Innovations in the financial sector

26 February 2015

On 19 February, Jens Weidmann, President of the Deutsche Bundesbank, gave a speech at the Center for Financial Studies (CFS) following an invitation from CFS President Otmar Issing. Weidmann talked about innovations in the financial sector, especially cyber money, and their consequences for monetary policy.

There have been several innovations in payment systems and currencies in the financial sector in recent years, for example PayPal and Apply Pay or the new regional currency “Chiemgauer”, Weidmann said. Cyber money, such as Bitcoins, includes both aspects: it is a new currency as well as a new payment system. Digital currencies are decentralized systems which do not need a central currency issuer that guarantees the authenticity of the currency, Weidmann explained. Electronic encryption systems that are managed by decentralized databases are used in order to ensure that a person wanting to pay with the digital currency actually owns it. Cyber money thus constitutes an alternative to state-managed currencies and aims at replacing the financial intermediation function of banks by a decentralized system.

According to Weidmann, Bitcoins have no intrinsic value, but money supply is limited to a maximum amount and thereby the currency becomes valuable. Moreover, new Bitcoins can only be produced by solving mathematical equations that become more and more complex. The increasing computing effort, for which more and more powerful computers are needed, ensures that the growth rate of the currency is decreasing. In general, Bitcoins are mostly used as an object of speculation or as a store of value but are not suitable for everyday shopping. The currency is very volatile which constitutes a risk for investors, Weidmann warned. In case of a loss, there is no deposit insurance for Bitcoins; no competent central bank that could counteract currency fluctuations, and no regulatory authority that could intervene if necessary.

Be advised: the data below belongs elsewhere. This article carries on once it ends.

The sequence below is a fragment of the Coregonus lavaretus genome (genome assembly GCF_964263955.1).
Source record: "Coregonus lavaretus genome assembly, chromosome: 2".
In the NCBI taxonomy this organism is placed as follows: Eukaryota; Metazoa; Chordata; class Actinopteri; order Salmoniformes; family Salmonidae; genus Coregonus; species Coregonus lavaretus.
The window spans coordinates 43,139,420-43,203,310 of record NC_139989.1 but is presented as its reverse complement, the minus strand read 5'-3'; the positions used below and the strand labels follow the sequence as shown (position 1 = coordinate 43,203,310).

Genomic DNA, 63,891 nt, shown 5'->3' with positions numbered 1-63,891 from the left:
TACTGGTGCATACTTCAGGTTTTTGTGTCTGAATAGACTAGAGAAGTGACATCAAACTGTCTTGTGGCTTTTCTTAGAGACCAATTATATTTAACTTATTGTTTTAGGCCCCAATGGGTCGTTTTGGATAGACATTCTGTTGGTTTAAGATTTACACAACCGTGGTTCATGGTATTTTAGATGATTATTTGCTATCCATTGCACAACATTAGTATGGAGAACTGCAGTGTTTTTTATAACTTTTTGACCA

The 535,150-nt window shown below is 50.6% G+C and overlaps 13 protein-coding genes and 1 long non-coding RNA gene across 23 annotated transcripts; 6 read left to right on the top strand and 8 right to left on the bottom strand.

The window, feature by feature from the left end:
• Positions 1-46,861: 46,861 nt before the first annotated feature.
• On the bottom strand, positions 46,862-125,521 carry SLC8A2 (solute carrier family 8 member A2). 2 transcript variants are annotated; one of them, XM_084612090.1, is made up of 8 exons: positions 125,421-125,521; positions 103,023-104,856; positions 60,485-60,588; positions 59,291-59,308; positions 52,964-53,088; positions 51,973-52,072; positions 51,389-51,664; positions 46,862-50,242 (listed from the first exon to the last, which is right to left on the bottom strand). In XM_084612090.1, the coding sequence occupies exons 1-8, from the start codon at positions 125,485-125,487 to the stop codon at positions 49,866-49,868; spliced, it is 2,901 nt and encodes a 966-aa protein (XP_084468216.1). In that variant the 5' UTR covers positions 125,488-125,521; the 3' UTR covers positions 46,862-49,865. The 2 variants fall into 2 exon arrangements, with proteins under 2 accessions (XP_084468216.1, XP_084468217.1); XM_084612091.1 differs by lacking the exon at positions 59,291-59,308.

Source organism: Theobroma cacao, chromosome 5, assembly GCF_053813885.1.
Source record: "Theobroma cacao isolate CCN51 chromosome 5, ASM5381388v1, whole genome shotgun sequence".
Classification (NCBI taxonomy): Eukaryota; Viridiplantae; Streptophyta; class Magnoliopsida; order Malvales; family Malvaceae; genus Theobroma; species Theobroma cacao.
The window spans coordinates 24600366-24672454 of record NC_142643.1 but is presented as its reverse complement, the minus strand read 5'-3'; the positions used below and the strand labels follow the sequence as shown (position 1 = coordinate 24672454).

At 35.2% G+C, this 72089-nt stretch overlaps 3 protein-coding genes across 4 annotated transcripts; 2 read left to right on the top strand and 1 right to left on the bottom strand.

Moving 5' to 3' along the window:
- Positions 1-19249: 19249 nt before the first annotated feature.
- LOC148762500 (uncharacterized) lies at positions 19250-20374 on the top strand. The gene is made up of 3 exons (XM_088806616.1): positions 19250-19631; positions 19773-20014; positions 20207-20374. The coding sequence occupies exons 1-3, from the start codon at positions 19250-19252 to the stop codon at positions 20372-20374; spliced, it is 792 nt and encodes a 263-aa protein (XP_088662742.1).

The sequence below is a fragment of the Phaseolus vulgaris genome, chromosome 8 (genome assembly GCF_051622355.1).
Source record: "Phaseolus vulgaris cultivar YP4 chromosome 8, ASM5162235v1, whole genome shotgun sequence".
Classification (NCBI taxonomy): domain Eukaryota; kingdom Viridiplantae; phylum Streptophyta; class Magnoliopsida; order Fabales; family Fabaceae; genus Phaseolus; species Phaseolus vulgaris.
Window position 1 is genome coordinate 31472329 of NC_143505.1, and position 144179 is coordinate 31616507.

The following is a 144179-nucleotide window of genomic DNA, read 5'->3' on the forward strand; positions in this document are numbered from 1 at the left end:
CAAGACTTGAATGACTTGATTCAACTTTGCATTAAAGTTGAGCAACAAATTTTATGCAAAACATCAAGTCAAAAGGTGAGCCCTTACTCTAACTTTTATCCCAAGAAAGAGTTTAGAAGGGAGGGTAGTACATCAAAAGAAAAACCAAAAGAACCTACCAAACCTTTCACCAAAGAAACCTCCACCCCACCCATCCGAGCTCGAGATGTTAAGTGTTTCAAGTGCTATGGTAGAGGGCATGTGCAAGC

In Weidmann’s view, digital currencies are currently not posing a risk for financial stability because they are not widespread enough. Further, he does not assume that in the future cyber money will prevail over currencies issued by an independent, stability-oriented central bank.